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31 Jul 2018 / by Ben Vickers

The Curatorial Role: 'Participate, Don't Dominate'

A large robotic sculpture of a scorpion made out of black metal sits in a desert landscape under a bright blue sky.

A moving, fire-breathing scorpion sculpture at the Burning Man event in Nevada. Photo by radcliffe_photos. CC BY-NC-SA 2.0

‘How has the curatorial role expanded today?’ Ben Vickers, Chief Technology Officer at Serpentine Galleries, London, contributes his insights below.

The internet and information technology have given rise to parallel art worlds that do not play by the rules of the dominant-art-world industrial complex. DIY maker culture is booming, more than 246 million pieces of art have been submitted to DeviantArt, the Nordic LARP scene is growing exponentially, and people at Burning Man are building industrial-scale kinetic works like this fire-breathing robot scorpion. All of this indicates the decentralisation of authority in the art world: traditional institutions and curators are no longer seen as purveyors of contemporary culture.

Monochrome photograph of a group of people dressed in old-fashioned clothing in a room with a black and white checkered floor.

A LARP in Helsinki. Photo by Tuomas Puikkonen is licensed under CC BY 2.0

To understand what's happening, consider how artists have embraced and been absorbed by digital culture:

  • New services, platforms, and technologies allow individuals and collectives to command the production, distribution, and promotion of their work to reach broader audiences than ever before.
  • Many artists consider the display of work in a gallery not as its primary site of experience, but as a single point in a network of many possible spaces and modes of display.
  • Artists now utilise personal branding as a tool for fluid production, building audiences larger than those they might find through individual, long-standing institutions.
  • Work made now with a networked perspective is usually contingent on situation and context, rather than on style, content, message, or school.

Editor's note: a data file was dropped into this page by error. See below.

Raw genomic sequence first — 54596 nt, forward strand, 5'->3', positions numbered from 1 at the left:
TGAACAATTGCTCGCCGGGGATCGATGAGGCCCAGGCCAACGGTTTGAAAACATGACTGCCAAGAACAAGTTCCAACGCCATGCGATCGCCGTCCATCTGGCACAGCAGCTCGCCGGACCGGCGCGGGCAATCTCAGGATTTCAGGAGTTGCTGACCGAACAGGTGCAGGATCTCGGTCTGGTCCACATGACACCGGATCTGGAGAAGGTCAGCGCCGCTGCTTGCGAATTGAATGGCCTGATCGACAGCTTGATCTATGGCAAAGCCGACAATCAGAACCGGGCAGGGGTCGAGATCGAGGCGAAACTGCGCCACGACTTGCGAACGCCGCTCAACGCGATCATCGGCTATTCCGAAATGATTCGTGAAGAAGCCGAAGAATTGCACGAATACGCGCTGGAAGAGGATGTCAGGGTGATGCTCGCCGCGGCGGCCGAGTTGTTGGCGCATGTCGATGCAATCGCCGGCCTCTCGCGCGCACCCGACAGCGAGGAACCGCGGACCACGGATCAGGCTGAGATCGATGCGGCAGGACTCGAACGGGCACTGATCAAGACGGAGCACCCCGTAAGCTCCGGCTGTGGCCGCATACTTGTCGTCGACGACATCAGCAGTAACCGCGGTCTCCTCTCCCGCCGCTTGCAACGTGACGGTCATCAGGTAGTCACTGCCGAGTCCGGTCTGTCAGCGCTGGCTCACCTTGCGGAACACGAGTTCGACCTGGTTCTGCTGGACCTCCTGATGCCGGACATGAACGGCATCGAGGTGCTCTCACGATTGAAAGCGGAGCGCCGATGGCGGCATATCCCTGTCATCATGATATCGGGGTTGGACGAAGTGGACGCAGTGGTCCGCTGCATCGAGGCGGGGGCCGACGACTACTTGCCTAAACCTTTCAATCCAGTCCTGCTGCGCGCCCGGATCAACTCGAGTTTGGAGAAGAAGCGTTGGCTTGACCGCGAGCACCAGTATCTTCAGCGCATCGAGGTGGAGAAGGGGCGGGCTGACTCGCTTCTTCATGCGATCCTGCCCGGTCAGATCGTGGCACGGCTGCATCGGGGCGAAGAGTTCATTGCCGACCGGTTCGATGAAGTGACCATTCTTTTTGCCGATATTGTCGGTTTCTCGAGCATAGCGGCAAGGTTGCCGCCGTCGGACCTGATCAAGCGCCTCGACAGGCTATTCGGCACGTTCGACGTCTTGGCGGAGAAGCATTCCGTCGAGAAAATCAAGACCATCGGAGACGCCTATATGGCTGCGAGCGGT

• Many artists recognise the banality of the Internet in our everyday lives.

Meanwhile, traditional institutions and curators don't seem to be embracing this networked perspective in the same way. In recognising that something is amiss, many of these institutions have begun to zone in on the mantra of 'digital', as if carving out a 'digital space' or 'digital department' will save them from irrelevance or somehow reclaim their legitimacy. Often this is addressed by singling out artists and artworks as medium-specific, as if the 'digital' is somehow a contemporary equivalent to painting as a genre. But this isn’t true, and it misses the fundamentals of what’s actually at play.

A group of people in an empty room with wooden walls and a dirt floor. Around half of the people are lying on the ground. One of the standing people is pouring liquid onto the people on the ground from a green gasoline tank.

A LARP in Helsinki. Photo by Tuomas Puikkonen. CC BY-NC 2.0

Why are many long-established institutions and curators reluctant to embrace these cultural shifts? Here are a few of my observations:

  • Institutions remain extremely risk averse. They’re slow to change, struggle to adapt, and ineffective when it comes to innovation.
  • They're hierarchical. Their top-down organisational structure stifles the ability to connect, collaborate, create agency, and empathise with horizontal networks and communities.
  • Culturally, they strive for perfection and originality. They don't recognise that failure and iterative processes are effective mechanisms for self-improvement.
  • They love the centralisation of authorship. Exhibitions, notions of genius, and individualised artistic production have a tendency to claim originality under singular authorship rather than acknowledge creation as part of a larger collaborative effort.

For institutions and the traditional art world to engage with these parallel art worlds and remain generative in the face of colossal change will require profound and radical experimentation that challenges our basic assumptions about art, exhibition-making, and curatorship. For this to be a positive change benefitting the greatest number of people, it is critical to go forward with a mantra of 'participate, don't dominate'.

This article was originally published on M+ Stories.

Ben Vickers is a curator, writer, explorer, technologist, and luddite. He is CTO at the Serpentine Galleries in London and an initiator of the open-source monastic order unMonastery.

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